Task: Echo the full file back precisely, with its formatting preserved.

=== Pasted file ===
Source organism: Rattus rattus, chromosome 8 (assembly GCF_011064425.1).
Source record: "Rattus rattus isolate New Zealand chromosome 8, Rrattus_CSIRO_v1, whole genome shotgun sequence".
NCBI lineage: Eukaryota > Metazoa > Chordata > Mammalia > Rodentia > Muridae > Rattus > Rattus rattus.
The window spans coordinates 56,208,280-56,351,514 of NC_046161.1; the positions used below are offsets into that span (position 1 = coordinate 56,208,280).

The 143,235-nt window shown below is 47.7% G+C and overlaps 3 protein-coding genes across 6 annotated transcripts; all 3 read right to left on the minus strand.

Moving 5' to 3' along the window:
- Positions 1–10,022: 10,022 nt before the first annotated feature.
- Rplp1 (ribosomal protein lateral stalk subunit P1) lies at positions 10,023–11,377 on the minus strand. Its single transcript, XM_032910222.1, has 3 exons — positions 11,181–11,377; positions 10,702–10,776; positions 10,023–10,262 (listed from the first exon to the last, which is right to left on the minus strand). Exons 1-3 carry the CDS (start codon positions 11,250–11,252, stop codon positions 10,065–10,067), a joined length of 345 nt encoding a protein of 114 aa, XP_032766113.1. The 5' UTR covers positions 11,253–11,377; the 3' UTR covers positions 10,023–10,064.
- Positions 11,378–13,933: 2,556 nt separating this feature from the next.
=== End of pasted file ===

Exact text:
Source organism: Rattus rattus, chromosome 8 (assembly GCF_011064425.1).
Source record: "Rattus rattus isolate New Zealand chromosome 8, Rrattus_CSIRO_v1, whole genome shotgun sequence".
NCBI lineage: Eukaryota > Metazoa > Chordata > Mammalia > Rodentia > Muridae > Rattus > Rattus rattus.
The window spans coordinates 56,208,280-56,351,514 of NC_046161.1; the positions used below are offsets into that span (position 1 = coordinate 56,208,280).

The 143,235-nt window shown below is 47.7% G+C and overlaps 3 protein-coding genes across 6 annotated transcripts; all 3 read right to left on the minus strand.

Moving 5' to 3' along the window:
- Positions 1–10,022: 10,022 nt before the first annotated feature.
- Rplp1 (ribosomal protein lateral stalk subunit P1) lies at positions 10,023–11,377 on the minus strand. Its single transcript, XM_032910222.1, has 3 exons — positions 11,181–11,377; positions 10,702–10,776; positions 10,023–10,262 (listed from the first exon to the last, which is right to left on the minus strand). Exons 1-3 carry the CDS (start codon positions 11,250–11,252, stop codon positions 10,065–10,067), a joined length of 345 nt encoding a protein of 114 aa, XP_032766113.1. The 5' UTR covers positions 11,253–11,377; the 3' UTR covers positions 10,023–10,064.
- Positions 11,378–13,933: 2,556 nt separating this feature from the next.